The Wheel of Fantasy and Fortune | Guzen to Sozo

February 7th, 2022
Author: Meredith Taylor

Dir.: Ryusuke Hamaguchi: Cast: Kotone Furukowa, Katsuki Mori, Kyohiko Shibukawa, Ayumu Nakajima, Hyunri, Shouma Kei, Katsuke Mori, Aoba Kawai, Fusoko Urabe; Japan 2021, 121′.

Director/writer Ryusuke Hamaguchi (Happy Hour) weaves three short stories into an emotionally powerful and visually alluring film with narrative that could easily spin out into three more full length dramas, if desired.

In chapter One, ‘Magic – Or Something Less Assuring’, two actresses, Meiko (Furukawa) and Tsugumi (Mori) drive home in a taxi after a shoot. Tsugumi tells Meiko all about a guy called Kazu (Nakajiima). She’s has clearly fallen in love. She also tells Meiko about his emotional trauma with an ex who cheated on him. Little does Tsugumi know that her friend Meiko is the woman in question. And once Tsugumi has got out of the taxi, Meiko goes straight round to Kazu’s office. Clearly things are not over for the couple. When Tsugumi and Kazu meet up in a cafe Meiko casually walks by the window. She is invited in, and the audience are invited to choose one of two alternative endings.

Episode Two – Door Wide Open – follows a humiliated college student, Sasaki (Kei) take revenge on his professor, Segawa (Shibukawa) with the help of his lover Nao (Hyunri) also a ex-student of the professor, and  now married with a daughter. Together they hatch a plan that sees Nao walking into Segawe’s office at the university with the aim of securing incriminating evidence of the professor’s unseemly behaviour. She reads him a pornographic excerpt from his prizewinning novel, but despite his reluctance to be drawn into the trap the poor man ends up becoming involved in a salacious encounter, Nao taping the incident and sending the evidence to Segawe’s university mail address, losing hum his job. Nao and Sasaki meet by accident five years later, and all has changed.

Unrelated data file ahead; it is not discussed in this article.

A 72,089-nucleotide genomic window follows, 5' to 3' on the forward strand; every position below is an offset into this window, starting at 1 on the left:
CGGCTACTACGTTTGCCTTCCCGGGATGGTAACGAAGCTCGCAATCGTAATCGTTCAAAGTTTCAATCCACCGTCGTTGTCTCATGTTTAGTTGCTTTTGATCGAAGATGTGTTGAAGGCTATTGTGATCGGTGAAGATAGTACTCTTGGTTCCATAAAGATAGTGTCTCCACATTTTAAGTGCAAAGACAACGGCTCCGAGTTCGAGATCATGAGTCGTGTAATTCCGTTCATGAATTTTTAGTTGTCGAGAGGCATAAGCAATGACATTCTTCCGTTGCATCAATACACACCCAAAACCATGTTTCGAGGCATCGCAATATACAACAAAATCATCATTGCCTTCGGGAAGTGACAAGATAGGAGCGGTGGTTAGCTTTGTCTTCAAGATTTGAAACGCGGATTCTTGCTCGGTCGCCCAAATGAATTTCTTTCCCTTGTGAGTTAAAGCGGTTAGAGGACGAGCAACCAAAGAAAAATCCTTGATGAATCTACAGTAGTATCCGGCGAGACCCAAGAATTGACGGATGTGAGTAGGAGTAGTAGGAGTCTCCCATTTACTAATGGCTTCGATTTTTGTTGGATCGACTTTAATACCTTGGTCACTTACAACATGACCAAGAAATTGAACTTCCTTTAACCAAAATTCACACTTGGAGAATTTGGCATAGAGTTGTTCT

The third – Once Again – is by far the most intriguing segment that sees three characters involved in a lose love triangle originally meeting in college and going on to live their lives before becoming involved again in a drama of mixed identities and role play. Natsuko Higuchi (Kawei) meets up with her class of 1998. She is obviously an outsider, hardly bothering to socialise. Next day in Tokyo she meets Aya Kobayashi (Urabe). Natsuko is convinced Aya is really her ex- Mika Yulli, a girl she wanted to spend her life with, but who decided to marry a man. It takes Aya ages to convince Natsuko she is not Yulli. Aya is married with two children before the virus Xeron ruined electronic communications, and sent the world back to mailed post and telegrams. Aya is helpless, before she decides to participate in a role play in which she plays Yulli. Natsuko tells ‘Yulli’ how much she was hurt by her decision to leave her. Now Natsuko regrets the past, she has never fallen in love again. After the women re-bond Aya agrees to play the role of a girl in her class, Nozumi, a boyish girl, on whom Aya had a crush. Aya and Natsuko part as friends, having created a romantic past.

The is an elegantly crafted romantic drama full of twists and turns, a mature masterpiece, with Hamaguchi effortlessly playing all emotional nuances in a satisfying trilogy of different passionate styles. Apart from being a master class in narrative structuring, Wheel is also full of ambiguity and ambivalence: human emotions being shown as destructive as well as healing. Outstanding. AS


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